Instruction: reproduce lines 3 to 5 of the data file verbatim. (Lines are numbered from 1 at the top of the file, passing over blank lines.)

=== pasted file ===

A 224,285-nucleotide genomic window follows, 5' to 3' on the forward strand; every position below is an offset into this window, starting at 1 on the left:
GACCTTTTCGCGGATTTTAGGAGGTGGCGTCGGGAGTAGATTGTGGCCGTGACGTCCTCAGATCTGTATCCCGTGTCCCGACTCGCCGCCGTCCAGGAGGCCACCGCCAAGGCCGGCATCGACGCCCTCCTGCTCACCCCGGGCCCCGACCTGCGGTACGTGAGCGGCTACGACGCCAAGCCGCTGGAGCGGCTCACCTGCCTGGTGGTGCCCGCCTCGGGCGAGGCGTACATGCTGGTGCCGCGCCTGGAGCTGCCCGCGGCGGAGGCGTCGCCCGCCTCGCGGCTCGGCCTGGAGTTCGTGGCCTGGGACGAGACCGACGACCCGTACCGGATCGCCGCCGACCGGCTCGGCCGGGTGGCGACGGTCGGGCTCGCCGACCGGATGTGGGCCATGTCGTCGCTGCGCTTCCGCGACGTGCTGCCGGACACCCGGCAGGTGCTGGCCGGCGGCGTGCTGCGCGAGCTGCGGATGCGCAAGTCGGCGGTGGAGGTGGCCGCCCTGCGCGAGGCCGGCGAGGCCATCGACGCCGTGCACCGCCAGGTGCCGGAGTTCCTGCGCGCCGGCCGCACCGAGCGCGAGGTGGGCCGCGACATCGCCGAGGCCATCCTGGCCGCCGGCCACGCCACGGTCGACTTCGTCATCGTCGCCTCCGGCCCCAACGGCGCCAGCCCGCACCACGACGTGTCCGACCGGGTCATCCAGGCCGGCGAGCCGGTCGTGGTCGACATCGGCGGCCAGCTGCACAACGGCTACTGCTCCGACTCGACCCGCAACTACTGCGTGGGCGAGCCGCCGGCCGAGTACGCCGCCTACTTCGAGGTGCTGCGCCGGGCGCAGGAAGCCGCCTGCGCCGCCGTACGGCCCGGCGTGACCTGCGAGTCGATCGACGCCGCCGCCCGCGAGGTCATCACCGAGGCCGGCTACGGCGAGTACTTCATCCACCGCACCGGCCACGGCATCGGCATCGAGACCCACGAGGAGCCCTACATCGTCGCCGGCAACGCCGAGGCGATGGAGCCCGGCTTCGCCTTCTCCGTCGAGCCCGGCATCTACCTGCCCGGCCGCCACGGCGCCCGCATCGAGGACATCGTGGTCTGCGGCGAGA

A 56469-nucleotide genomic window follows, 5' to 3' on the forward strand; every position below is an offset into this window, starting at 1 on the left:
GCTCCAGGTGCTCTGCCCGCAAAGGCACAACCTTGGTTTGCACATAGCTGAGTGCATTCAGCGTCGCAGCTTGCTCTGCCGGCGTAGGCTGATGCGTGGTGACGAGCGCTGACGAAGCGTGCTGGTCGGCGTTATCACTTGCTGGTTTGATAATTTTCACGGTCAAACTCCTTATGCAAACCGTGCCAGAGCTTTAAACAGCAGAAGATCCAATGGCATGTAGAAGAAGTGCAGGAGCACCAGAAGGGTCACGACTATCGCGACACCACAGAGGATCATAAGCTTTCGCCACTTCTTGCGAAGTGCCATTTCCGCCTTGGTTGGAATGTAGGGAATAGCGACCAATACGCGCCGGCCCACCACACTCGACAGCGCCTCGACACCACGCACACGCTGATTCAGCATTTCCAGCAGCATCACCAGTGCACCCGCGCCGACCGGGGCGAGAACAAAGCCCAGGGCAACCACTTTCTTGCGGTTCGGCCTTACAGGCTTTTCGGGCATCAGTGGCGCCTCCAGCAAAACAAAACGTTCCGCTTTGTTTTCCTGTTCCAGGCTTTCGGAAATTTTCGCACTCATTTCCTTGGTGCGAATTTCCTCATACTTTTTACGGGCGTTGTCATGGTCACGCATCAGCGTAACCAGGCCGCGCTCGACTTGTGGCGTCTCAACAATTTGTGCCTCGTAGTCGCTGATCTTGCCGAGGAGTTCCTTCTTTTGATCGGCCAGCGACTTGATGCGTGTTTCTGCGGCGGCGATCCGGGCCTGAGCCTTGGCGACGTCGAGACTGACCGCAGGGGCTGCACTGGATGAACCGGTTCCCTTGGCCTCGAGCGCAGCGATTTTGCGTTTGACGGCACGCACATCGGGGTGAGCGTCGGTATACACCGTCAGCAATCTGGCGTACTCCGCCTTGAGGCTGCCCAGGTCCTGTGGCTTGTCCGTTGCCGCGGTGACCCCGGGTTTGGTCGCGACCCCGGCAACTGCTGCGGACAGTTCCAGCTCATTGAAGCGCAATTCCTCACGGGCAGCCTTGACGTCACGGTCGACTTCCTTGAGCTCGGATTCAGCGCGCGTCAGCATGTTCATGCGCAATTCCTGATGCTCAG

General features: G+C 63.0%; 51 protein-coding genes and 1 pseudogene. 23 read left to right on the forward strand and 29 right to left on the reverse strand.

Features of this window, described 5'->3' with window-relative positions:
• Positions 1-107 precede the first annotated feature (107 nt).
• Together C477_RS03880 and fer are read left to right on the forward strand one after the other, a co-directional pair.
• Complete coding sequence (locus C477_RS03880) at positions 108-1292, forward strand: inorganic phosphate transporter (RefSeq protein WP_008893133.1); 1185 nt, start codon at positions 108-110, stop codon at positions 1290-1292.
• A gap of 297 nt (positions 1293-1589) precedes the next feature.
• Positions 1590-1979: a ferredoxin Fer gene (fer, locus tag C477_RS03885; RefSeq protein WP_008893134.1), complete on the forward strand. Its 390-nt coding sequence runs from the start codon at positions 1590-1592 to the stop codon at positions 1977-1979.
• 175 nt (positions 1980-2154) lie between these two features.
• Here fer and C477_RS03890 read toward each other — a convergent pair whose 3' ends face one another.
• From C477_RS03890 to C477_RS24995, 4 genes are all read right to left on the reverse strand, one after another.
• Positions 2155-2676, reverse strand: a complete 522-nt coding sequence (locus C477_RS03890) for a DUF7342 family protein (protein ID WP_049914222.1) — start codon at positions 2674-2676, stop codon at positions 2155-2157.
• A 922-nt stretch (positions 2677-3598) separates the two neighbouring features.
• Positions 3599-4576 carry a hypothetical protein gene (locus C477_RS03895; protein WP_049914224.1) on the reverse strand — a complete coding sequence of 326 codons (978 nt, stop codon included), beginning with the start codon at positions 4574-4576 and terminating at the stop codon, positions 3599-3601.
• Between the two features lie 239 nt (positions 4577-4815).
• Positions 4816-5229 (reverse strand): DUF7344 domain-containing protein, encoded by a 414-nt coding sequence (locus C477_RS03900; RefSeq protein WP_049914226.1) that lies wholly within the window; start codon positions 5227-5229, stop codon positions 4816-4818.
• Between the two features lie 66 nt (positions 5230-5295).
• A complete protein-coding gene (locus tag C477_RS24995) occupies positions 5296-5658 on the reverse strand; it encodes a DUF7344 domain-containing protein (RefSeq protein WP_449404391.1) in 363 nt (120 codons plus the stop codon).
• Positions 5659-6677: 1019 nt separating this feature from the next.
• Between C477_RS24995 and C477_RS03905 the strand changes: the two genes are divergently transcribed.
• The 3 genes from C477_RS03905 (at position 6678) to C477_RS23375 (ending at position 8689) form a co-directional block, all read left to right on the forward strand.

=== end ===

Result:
A 56469-nucleotide genomic window follows, 5' to 3' on the forward strand; every position below is an offset into this window, starting at 1 on the left:
GCTCCAGGTGCTCTGCCCGCAAAGGCACAACCTTGGTTTGCACATAGCTGAGTGCATTCAGCGTCGCAGCTTGCTCTGCCGGCGTAGGCTGATGCGTGGTGACGAGCGCTGACGAAGCGTGCTGGTCGGCGTTATCACTTGCTGGTTTGATAATTTTCACGGTCAAACTCCTTATGCAAACCGTGCCAGAGCTTTAAACAGCAGAAGATCCAATGGCATGTAGAAGAAGTGCAGGAGCACCAGAAGGGTCACGACTATCGCGACACCACAGAGGATCATAAGCTTTCGCCACTTCTTGCGAAGTGCCATTTCCGCCTTGGTTGGAATGTAGGGAATAGCGACCAATACGCGCCGGCCCACCACACTCGACAGCGCCTCGACACCACGCACACGCTGATTCAGCATTTCCAGCAGCATCACCAGTGCACCCGCGCCGACCGGGGCGAGAACAAAGCCCAGGGCAACCACTTTCTTGCGGTTCGGCCTTACAGGCTTTTCGGGCATCAGTGGCGCCTCCAGCAAAACAAAACGTTCCGCTTTGTTTTCCTGTTCCAGGCTTTCGGAAATTTTCGCACTCATTTCCTTGGTGCGAATTTCCTCATACTTTTTACGGGCGTTGTCATGGTCACGCATCAGCGTAACCAGGCCGCGCTCGACTTGTGGCGTCTCAACAATTTGTGCCTCGTAGTCGCTGATCTTGCCGAGGAGTTCCTTCTTTTGATCGGCCAGCGACTTGATGCGTGTTTCTGCGGCGGCGATCCGGGCCTGAGCCTTGGCGACGTCGAGACTGACCGCAGGGGCTGCACTGGATGAACCGGTTCCCTTGGCCTCGAGCGCAGCGATTTTGCGTTTGACGGCACGCACATCGGGGTGAGCGTCGGTATACACCGTCAGCAATCTGGCGTACTCCGCCTTGAGGCTGCCCAGGTCCTGTGGCTTGTCCGTTGCCGCGGTGACCCCGGGTTTGGTCGCGACCCCGGCAACTGCTGCGGACAGTTCCAGCTCATTGAAGCGCAATTCCTCACGGGCAGCCTTGACGTCACGGTCGACTTCCTTGAGCTCGGATTCAGCGCGCGTCAGCATGTTCATGCGCAATTCCTGATGCTCAG

General features: G+C 63.0%; 51 protein-coding genes and 1 pseudogene. 23 read left to right on the forward strand and 29 right to left on the reverse strand.